The bravest of brave souls have been forging their way through uncharted areas of the Arctic for hundreds of years. Each of these expeditions inevitably contains its own thrilling avalanche of near-fatal roadblocks; from frostbite to hungry bears, it just comes with the territory. One of the most riveting accounts of Arctic exploration is that of the Alabama expedition to northeast Greenland in 1909. This excursion saw prolific Danish explorer Ejnar Mikkelsen and his crew on a quest to recover diaries left behind by members of the failed Mylius-Erichsen expedition, a mission that had ventured to prove that Greenland was not divided by a coast, and therefore did not partially belong to the United States.
Director Peter Flinth’s Against the Ice tells the story of the Alabama expedition, with a screenplay adapted from Mikkelsen’s own Two Against the Ice, an intimate memoir which chronicles his treacherous days in the snow. At times, Mikkelsen’s story is almost too fantastical to believe: From poisonings to sled-dogs hanging off of cliffs by ropes to a polar plunge with a polar bear, the explorer came up against just about every obstacle you could possibly think of.
So why, then, is Flinth’s retelling overwhelmingly repetitive and mundane? Against the Ice boasts a remarkably promising set-up, which teases a captivating Arctic flick on par with Joe Carnahan’s nail-biting, Liam Neeson-centric The Grey. In the first scene, a man returns to the remote Alabama basecamp, disheartened and exhausted from a failed journey to retrieve the journals from the previous expedition. His right foot is completely ravaged by frostbite, so a crew member dutifully extracts each toe, one-by-one, with a pair of pliers. Unwilling to accept defeat, Ejnar Mikkelsen (Nikolaj Coster-Waldau) announces that he is going to seek the journals out himself, accompanied by Iver Iversen (Joe Cole), an eager, inexperienced mechanic who zealously volunteers.
All of the pieces are there. We’ve got the underdog who is bound to make a plethora of hazardous mistakes, alongside a weathered explorer with a fierce “whatever-it-takes” mindset. We also have clear proof that the Arctic takes no prisoners (those toes are no laughing matter) and treacherous snowy ambiance constructed masterfully by Flinth through deafening winds, a blinding landscape and eerily empty wide shots which convey the unsettling endlessness of the Arctic tundra.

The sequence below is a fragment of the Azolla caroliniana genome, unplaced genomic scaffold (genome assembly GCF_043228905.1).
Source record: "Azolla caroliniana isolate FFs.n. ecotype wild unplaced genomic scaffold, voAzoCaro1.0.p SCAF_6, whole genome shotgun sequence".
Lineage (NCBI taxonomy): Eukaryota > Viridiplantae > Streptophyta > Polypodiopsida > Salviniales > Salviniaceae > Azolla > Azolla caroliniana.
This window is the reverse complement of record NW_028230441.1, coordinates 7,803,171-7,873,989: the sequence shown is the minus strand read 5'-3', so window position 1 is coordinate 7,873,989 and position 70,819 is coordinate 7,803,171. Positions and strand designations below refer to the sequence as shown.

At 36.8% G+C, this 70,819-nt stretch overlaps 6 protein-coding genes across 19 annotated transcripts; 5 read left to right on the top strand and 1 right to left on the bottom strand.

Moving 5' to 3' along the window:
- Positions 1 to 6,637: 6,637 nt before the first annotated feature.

But once Ejnar and Iver actually embark on their journey, Against the Ice is suddenly sapped of any tension it had once promised. Much of this can be attributed to the film’s lethargic pacing. We are immediately supplied with an abundance of scenes of the duo trudging across the ice (which in itself is difficult to tolerate after a while) and somehow, when sparse moments of action interject, they possess the same sluggishness. When the first hurdle finally arrives—Iver’s dogsled tumbles off of a cliff and he has a mere fraction of a second to salvage both his and Ejnar’s food, and one of their dogs—the lackadaisical filmmaking turns it into a moment that feels largely inconsequential.
Perhaps some of this has to do with the fact that the film’s framework is somewhat confusing. The Alabama expedition is a very niche juncture in Danish history—one that not a lot of people are aware of today. Despite this, Against the Ice doesn’t offer much explanation, and this vague setup certainly doesn’t help instill any sense of urgency. Indeed, two guys traveling through 500 miles of snow to (maybe) retrieve a journal doesn’t really make a whole lot of sense without a little bit of context.
The fact that the film stars primarily English actors, too, despite being based on a story that is incredibly geographically and culturally specific, certainly doesn’t do it any favors. Of course, this isn’t an uncommon creative (and/or marketing) choice, but Flinth doesn’t make much effort to pinpoint the film to a certain time and place in general, despite its subject matter already being considerably elusive. Characters speak like they’re from the 21st century—so much so that whenever I remembered that the film was set in the 1910s, it was jarring. (Not as jarring, I might add, as the giant CGI polar bear—but that’s because nothing could possibly be.)
Luckily, Against the Ice is amply propped up by exemplary performances from its leads. Cole brings a soft watchful quality to the puppyish Iver, and Coster-Waldau plays Ejnar as precariously stoic and ready to quietly crumble at any moment. When Ejnar’s mental state begins to deteriorate, Coster-Waldau’s sober performance defies any man-going-crazy-in-the-wilderness cliches. Sigh. If only a good cast was enough to salvage a plodding, tedious film from the snowy wreckage.
Director: Peter Flinth
Writers: Nikolaj Coster-Waldau, Joe Derrick
Stars: Nikolaj Coster-Waldau, Joe Cole
Release Date: March 2, 2022
Aurora Amidon is a film journalist and passionate defender of Hostel: Part II. Follow her on Twitter for her latest questionable culture takes.